Despite the fact that social justice has been an important issue for decades, many inequalities still exist in the world today. In many countries, the gap between rich is poor continues to grow larger every day. In allowing these issues to persist, First World leaders are failing to take effective action to combat social injustices that are occurring throughout the world. In many cases, our actions are directly responsible for the perpetuation of these injustices. Our emphasis on economic growth as a means of positively impacting Third World citizens is a narrow-minded approach to improving overall quality of life. In fact, putting the blinders on and taking an approach based on solely economic development will undoubtedly have just the opposite of the desired effect.

Improving overall quality of life requires much more than simply improving the economic status of a region. Improving quality of life must include equal considerations of all social, cultural, economic and environmental factors impacting the region. First and foremost, we must ask the people in developing regions if they truly desire significant improvements to their lifestyles. From here, we need to help local communities and developing regions understand the many challenges and changes that arise when converting from a subsistence-based economy to a service-oriented economy.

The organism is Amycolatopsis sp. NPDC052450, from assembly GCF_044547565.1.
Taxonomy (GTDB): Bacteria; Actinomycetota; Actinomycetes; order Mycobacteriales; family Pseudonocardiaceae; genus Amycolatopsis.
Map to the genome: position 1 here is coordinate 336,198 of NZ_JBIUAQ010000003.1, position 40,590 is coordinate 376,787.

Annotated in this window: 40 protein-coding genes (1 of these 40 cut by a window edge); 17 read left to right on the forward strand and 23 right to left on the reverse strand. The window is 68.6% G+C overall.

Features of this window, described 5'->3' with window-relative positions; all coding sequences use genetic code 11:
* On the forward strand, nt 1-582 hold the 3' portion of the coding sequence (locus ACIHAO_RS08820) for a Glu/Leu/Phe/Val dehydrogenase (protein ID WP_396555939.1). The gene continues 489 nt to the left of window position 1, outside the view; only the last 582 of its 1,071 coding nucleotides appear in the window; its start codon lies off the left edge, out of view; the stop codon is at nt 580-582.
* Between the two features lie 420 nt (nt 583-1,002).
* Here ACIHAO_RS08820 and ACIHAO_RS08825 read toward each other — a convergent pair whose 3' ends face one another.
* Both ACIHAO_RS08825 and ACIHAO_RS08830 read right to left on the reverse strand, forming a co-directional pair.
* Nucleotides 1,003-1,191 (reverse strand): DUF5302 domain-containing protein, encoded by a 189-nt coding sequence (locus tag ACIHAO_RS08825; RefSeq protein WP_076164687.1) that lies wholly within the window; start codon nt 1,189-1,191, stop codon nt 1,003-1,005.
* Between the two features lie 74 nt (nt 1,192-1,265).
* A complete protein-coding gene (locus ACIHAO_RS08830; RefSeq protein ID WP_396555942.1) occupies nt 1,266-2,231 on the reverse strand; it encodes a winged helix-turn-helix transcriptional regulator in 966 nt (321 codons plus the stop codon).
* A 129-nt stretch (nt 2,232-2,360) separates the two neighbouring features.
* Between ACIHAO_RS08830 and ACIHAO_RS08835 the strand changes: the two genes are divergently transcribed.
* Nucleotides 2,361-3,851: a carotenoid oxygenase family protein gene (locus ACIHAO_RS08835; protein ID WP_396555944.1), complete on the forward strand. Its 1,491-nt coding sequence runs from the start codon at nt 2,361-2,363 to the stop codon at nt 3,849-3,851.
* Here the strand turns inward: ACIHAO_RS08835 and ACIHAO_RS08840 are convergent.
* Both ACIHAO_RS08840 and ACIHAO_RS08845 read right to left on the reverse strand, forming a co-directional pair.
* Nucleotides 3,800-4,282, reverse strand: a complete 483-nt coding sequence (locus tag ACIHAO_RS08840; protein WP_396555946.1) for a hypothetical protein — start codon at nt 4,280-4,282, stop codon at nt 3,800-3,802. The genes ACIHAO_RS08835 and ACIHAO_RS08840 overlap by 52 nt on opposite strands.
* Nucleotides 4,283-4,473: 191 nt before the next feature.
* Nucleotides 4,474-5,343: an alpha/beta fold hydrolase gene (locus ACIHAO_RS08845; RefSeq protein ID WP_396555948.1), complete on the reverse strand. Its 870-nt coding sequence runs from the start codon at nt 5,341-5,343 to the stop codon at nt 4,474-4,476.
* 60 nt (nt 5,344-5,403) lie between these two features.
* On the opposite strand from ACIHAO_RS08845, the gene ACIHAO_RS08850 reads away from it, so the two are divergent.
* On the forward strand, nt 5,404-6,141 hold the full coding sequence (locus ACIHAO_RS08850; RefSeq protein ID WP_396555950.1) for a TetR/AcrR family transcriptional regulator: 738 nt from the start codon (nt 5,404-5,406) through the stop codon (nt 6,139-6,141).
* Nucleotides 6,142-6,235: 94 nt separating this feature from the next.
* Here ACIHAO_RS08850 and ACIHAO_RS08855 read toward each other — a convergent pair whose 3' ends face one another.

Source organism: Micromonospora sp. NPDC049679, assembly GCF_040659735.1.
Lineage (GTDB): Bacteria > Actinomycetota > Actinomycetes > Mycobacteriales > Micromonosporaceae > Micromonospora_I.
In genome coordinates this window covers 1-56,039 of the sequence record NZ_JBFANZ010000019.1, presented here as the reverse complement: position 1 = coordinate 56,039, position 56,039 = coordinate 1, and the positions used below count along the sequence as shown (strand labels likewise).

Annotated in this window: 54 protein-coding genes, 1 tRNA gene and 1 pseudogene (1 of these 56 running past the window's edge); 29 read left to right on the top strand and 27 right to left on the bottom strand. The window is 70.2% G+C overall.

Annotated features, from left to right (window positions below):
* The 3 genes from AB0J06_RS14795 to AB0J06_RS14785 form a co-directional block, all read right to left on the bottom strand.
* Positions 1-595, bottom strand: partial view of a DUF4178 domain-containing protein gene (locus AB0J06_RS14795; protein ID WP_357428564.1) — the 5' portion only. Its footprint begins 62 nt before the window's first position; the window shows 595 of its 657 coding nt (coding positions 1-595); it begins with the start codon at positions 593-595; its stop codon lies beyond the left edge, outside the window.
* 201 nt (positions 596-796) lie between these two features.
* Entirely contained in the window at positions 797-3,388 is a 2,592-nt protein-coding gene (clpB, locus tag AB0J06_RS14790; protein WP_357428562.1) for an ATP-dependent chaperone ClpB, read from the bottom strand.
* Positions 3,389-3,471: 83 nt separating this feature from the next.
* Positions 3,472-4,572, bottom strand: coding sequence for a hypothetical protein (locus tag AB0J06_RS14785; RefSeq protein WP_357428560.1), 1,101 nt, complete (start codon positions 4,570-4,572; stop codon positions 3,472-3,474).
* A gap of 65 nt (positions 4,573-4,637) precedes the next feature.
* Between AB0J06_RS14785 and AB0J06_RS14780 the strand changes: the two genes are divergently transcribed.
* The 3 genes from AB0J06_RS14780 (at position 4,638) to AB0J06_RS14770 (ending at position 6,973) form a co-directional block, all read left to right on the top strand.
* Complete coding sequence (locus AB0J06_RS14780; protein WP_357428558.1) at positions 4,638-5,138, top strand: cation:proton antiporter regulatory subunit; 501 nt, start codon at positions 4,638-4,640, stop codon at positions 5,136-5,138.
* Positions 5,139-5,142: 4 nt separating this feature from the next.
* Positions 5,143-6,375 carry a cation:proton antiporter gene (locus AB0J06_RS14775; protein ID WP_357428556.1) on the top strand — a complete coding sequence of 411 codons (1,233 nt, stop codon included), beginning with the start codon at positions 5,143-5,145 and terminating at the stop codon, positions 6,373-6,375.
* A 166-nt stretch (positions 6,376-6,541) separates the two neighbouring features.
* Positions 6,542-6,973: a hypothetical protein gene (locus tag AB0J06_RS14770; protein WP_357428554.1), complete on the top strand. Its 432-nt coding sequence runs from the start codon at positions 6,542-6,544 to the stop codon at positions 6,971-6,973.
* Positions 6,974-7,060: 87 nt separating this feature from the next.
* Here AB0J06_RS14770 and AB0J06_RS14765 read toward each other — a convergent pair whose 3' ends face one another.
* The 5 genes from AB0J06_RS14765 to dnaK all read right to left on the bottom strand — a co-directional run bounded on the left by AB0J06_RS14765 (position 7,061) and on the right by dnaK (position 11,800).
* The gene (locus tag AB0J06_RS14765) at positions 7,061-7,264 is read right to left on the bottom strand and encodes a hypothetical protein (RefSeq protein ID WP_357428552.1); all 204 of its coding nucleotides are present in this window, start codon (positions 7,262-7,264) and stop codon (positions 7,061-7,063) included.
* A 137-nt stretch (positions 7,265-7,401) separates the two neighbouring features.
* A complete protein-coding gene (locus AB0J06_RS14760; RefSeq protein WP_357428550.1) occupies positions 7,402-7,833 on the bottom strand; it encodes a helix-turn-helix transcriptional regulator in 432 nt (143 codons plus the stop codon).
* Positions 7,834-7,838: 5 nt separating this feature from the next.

In many cases, actions that we are quick to label as ‘humanitarian aid’ can be a guise that masks our neocolonial intentions of spreading democracy, and other First World ideals, to an expanding number of Third World nations. Many of these countries have rich social, cultural, and environmental heritage that cannot survive the adoption of Western systems and ideals. They also provide access to some of the most important and profitable natural resources in the world. In extending our reach to these developing nations, we are simply hoping to secure access to these resources. The well being of the local population is often an afterthought, despite our efforts to promote a commitment to ‘sustainable development’ throughout the world.